Transplanting A Rose

Transplanting A Rose
Ideally a rose would be able to spend its entire existence in one spot. This seems a fairly simple plan until you consider everything that can happen in the lifespan of a single rose plant. Often a rose needs to be moved because a tree that was once small has grown and is now creating too much shade. Perhaps you’re moving to a new home and wish to take your treasured rose plants with you. Transplanting your rose successfully is easier than you think.

As with most rose gardening timing if of utmost importance. The best time to transplant your rose is in the fall, winter or early spring. Your plant is dormant then and won’t be as stressed by the move. It will also be less work since you won’t have to be as diligent to ensure a steady supply of water to your dormant rose. If your winter weather is harsh simply wait until the ground has thawed to relocate your rose.

Don’t worry about pruning or cutting back your rose unless it’s too large for you to move. Then only prune the plant as needed to make it a more manageable size. Roses need their upper growth to take in sun and nutrients to generate new roots. Cutting off too much growth will only stress the plant further and slow new root development.

Next you’ll want to prepare your flowerbed before moving your rose to it’s new location. The less time your rose is out of the ground the better. You want to dig up as large of a root ball as you can possibly move. Pruners can be helpful to cut the roots rather than trying to chop them with a shovel. Plastic tarps are great for moving large root balls. You can sit the newly dug root ball onto the tarp and then drag it to the new planting location. Ensure your rose’s root ball is kept moist while exposed and not placed in the sun. This can cause root damage.

If, despite your careful handling, the rose’s root ball falls apart during the move, don’t worry. Prepare your planting hole with a small, cone shaped mound of dirt at the bottom. You can then spread the rose’s roots across the fresh mound of dirt. Roots generally grow horizontally rather than vertically so spread the roots out to the sides of the planting hole rather than straight down. Ensure your rose is planted at the correct height, with the bud union at the soil line. Now back fill your planting hole.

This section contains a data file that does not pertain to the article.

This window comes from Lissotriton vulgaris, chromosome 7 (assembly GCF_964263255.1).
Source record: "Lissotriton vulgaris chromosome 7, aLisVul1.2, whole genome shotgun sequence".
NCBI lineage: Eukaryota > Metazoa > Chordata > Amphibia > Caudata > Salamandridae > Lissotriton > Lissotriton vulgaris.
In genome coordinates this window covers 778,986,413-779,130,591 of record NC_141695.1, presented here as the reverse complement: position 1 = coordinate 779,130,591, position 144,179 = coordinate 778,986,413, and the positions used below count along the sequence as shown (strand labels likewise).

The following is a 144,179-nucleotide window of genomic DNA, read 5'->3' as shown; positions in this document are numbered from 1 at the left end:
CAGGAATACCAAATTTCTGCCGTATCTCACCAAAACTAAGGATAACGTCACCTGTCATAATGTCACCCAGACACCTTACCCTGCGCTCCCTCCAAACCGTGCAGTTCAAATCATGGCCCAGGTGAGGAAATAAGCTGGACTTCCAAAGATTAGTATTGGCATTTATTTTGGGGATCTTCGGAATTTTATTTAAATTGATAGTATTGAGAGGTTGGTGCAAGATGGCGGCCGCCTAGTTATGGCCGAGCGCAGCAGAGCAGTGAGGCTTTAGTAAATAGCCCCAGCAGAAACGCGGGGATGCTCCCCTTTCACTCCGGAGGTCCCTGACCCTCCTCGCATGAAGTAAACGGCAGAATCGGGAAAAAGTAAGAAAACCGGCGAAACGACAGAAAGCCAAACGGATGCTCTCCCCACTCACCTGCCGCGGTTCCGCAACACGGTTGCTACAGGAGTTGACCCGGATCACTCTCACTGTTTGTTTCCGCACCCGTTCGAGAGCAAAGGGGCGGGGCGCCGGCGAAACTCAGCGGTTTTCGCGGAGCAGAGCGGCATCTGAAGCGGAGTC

If you haven’t transplanted your rose while dormant water is going to be very important. If the weather is hot you’ll need to water your rose thoroughly almost everyday for about two weeks. Then you can slowly taper off to a regular watering schedule. Transplanting your rose while dormant is simpler, just try to keep the soil relatively moist during the winter and not soaked. Pay a bit of extra attention to watering your rose in the spring, but it should be just fine. You’ll also want to make sure you’ve applied a fresh layer of mulch, no matter when you transplant.

If done correctly transplanting a rose can easily be a success. Many gardeners stress over the move, but if a rose is growing in an unsuitable location it will never develop to its full potential. Once moved your rose will be much happier and healthier for years to come.




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You Should Also Read:
Planning Your Rose Bed
Getting Started With Roses

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